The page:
Kirk Douglas was offered the role of Messala but turned it down, because he didn't want to play a "second-rate baddie". Douglas wanted to play Judah Ben-Hur, whose Jewishness appealed to him, but he was too old and Charlton Heston had already been cast. The experience motivated Douglas to develop his own epic, Spartacus (1960), which was partially designed to compete against Ben-Hur (1959).
Stephen Boyd wore lifts in his shoes to make his height more on a par with Charlton Heston's.
Producer Sam Zimbalist offered William Wyler one million dollars to direct this film. This was the highest director's fee ever paid up to that time.
According to Gore Vidal's interview in The Celluloid Closet (1995), Ben-Hur and Messala were former lovers and Messala betrayed Ben-Hur because their relationship ended. According to Vidal, he discussed this with Stephen Boyd (Messala) ahead of shooting, but this information was hidden from Charlton Heston because it was felt that he could not handle it. After Vidal's interview, Heston vehemently denied that Ben-Hur had any homosexual subtext or that Vidal had any real involvement with writing the script.
MGM offered Universal 750,000 dollars for the loan-out of its contract star Rock Hudson. Hudson seriously considered accepting the part until his agent explained to him that the film's gay subtext was too much of a risk to his career.
One thing William Wyler was completely unable to do was get his leading man to cry on-screen. During Judah Ben-Hur's crying scenes, Charlton Heston simply covered his eyes.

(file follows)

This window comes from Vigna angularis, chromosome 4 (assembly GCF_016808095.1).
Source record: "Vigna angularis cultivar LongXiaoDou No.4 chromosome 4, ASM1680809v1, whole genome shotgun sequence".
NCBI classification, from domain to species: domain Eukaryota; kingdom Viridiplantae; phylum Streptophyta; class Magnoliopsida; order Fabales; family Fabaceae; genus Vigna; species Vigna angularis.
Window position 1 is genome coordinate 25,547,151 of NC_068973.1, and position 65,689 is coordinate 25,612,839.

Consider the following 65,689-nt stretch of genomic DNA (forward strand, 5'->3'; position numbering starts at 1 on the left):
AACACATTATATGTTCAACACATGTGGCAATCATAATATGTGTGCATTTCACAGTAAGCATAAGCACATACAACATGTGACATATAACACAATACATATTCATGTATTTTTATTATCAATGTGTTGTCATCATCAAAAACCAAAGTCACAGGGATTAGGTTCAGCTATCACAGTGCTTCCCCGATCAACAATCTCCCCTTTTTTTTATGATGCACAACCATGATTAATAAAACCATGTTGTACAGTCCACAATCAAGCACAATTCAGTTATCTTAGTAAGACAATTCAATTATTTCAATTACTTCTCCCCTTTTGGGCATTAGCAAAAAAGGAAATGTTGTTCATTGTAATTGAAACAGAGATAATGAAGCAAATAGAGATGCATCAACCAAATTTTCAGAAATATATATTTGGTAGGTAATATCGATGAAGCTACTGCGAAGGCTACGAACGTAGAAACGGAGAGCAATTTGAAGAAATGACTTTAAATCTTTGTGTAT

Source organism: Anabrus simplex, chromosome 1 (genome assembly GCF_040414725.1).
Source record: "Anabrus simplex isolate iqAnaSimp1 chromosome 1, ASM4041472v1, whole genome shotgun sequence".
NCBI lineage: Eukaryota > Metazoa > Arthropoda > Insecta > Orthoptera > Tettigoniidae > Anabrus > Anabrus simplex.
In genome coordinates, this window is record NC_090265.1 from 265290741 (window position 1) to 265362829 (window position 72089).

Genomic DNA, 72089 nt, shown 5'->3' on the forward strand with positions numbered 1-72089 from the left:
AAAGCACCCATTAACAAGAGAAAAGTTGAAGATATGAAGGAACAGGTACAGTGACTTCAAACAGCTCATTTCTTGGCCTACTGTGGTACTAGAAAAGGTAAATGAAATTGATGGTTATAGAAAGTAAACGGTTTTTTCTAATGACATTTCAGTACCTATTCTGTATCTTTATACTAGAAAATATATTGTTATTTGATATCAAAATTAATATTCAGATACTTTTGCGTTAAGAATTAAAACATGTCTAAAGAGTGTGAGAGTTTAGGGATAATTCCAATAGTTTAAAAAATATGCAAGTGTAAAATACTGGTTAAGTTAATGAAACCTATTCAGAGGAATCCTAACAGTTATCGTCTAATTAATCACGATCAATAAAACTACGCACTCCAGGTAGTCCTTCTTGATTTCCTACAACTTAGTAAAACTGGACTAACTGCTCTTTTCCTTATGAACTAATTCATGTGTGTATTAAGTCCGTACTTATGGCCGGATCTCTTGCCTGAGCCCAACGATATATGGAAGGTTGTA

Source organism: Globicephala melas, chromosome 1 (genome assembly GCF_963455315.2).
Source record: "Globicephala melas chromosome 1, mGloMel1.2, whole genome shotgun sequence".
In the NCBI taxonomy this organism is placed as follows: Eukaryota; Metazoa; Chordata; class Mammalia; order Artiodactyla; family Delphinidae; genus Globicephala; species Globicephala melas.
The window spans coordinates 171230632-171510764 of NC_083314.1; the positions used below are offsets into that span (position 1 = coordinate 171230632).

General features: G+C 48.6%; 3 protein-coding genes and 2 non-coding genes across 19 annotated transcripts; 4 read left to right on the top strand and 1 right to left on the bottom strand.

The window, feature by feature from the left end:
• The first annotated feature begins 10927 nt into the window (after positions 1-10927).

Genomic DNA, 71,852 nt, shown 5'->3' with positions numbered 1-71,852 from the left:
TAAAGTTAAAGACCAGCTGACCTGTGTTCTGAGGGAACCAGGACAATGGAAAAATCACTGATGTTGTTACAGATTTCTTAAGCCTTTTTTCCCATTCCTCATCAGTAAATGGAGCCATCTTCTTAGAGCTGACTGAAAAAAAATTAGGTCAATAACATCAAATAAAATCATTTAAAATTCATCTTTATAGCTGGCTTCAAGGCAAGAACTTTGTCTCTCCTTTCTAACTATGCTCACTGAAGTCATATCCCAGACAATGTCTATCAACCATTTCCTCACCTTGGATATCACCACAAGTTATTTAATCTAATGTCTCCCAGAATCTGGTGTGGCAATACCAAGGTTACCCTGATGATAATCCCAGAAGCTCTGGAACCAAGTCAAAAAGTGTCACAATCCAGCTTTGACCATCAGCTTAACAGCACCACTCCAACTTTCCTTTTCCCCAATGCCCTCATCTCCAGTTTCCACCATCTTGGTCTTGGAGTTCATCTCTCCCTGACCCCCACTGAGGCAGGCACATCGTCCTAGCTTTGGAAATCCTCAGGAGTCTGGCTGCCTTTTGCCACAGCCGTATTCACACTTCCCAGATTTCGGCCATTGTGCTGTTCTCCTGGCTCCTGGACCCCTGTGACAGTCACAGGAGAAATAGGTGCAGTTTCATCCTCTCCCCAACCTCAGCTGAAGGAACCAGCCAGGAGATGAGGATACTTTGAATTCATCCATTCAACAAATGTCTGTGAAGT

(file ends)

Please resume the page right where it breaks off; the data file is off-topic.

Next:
When Ben-Hur confronts a dying Messala after the chariot race, William Wyler insisted on multiple takes. He wanted Ben-Hur to show complete indifference to his dying former friend, something that Charlton Heston found hard to deliver.
The chariot race segment was co-directed by legendary stuntman Yakima Canutt (with veteran second-unit director Andrew Marton). Joe Canutt (Yak's son) doubled for Charlton Heston. During one of the crashes, in which Judah Ben-Hur's horses jump over a wrecked chariot, the younger Canutt was thrown from his chariot onto its tongue because he failed to heed Yak's instructions as to how to grip the railing as the chariot hit the top of the hidden ramp leading up to the debris. He managed to climb back into his chariot and bring it back under control. The sequence looked so good that it was included in the film, with a close-up of Heston climbing back into the chariot. Canutt got a slight cut on his chin, but it was the only injury in the incredibly dangerous sequence. Stuntman Nosher Powell, who worked on the film, states in his biography that Yak went pale as a ghost when the chariot crashed. The crash was not planned, and everybody, including Yak, believed that Joe had died.
The shot where Messala's body is dragged behind his own chariot was tried first with a dummy, but it was unconvincing. It was decided to have the chariot pull Stephen Boyd along the ground at high speed, so a steel pan molded to his body was fabricated to protect him. In spite of this precaution, Boyd suffered skin burns and some permanent scarring.